The subtle changes observed by the authors may well reflect true postsynaptic alterations in the properties of the spinal neurons studied, changes that are independent of ongoing synaptic drive from the periphery. However, even this cannot be stated with certainty as central terminals of the injured peripheral afferents are still present in the slice preparation. It is possible that the observed alterations in the mini-synaptic currents are due to changes in spontaneous synaptic release from the presynaptic terminals of peripheral afferents. What is certain is that these neurons did not undergo the substantial increase in centrally generated firing called for by many current theories of neuropathic pain (Devor 2006a). So where does that leave us in terms of the CNS's contribution to neuropathic pain? First, it is possible that the subtle changes observed by Balasubramanyan et al. (2006) are in fact enough to cause a lifetime of pain. Or perhaps the cause of neuropathic pain rests in neurons that reside in the marginal zone or in deeper layers of the spinal gray. Finally, it is possible that nothing of much consequence actually changes in the intrinsic properties of spinal neurons and that the elevated firing seen in intact preparations simply reflects abnormal neural activity generated in the periphery. That is, the elevated central firing could be due to: excess drive by spikes that originate in active primary afferents and/or dynamic short-term changes in the response of spinal neurons due to the ongoing release of neurotransmitters and peptide neuromodulators from peripheral afferent terminals. This latter phenomenon is termed peripheral activity-maintained “central sensitization.” Changes in descending modulatory controls could also contribute (Burgess et al. 2002).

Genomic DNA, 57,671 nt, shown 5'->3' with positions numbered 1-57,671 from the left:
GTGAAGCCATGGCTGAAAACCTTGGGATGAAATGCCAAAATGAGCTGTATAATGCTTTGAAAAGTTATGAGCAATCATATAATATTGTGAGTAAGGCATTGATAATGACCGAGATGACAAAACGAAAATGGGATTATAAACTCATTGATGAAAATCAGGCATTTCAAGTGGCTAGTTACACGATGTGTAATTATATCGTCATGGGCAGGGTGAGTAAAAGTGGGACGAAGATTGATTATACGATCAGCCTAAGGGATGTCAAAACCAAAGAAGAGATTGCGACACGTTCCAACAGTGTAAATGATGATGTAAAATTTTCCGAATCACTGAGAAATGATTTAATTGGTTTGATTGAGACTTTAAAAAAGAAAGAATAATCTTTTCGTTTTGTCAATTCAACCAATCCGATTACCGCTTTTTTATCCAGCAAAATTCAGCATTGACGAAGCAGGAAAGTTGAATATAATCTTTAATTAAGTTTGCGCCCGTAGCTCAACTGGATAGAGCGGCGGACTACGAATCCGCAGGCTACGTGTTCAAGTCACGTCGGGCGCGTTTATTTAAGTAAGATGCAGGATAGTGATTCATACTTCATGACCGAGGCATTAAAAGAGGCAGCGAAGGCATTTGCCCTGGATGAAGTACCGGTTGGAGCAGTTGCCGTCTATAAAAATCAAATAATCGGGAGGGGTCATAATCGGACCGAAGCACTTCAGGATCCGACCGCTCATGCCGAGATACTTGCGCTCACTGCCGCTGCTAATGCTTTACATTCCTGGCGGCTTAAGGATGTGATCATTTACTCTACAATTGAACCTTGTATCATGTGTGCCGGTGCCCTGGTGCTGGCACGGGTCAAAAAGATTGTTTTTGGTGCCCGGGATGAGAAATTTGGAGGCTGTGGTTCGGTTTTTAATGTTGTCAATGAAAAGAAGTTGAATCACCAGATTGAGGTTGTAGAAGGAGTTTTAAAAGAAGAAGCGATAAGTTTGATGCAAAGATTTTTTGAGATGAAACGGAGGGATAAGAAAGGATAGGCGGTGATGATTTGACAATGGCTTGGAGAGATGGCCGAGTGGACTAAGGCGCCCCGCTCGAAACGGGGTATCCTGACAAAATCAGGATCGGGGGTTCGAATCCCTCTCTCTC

The classical explanation of phantom limbs and other refractory neuropathic pain states is that pain signals originating in the periphery migrate centrally, “burn their way” into the CNS and in time create a permanent trace that is independent of peripheral drive (Kalso 1997; Melzack 1989). This putative process, “pain centralization,” likens pain to a raging river that over time carves a deep canyon out of solid rock. But the idea of pain centralization has always been more poetry than physiology. Consider cases of intense and long-standing pains where the source is clearly peripheral and is eventually removed; total hip replacement surgery in osteoarthritis, for example, or release of an entrapped nerve, passage of a kidney stone or childbirth. Pain tends to cease abruptly after the peripheral source is removed, leaving no obvious permanent trace. Pain signals per se do not appear to induce centralization. But that having been said, it remains possible that peripheral neuropathy could occasion the emergence of painful sources of impulse generation from within the CNS proper. The most we can say at present is that the data of Balasubramanyan et al. (2006) do not point strongly in this direction.
- Copyright © 2006 by the American Physiological Society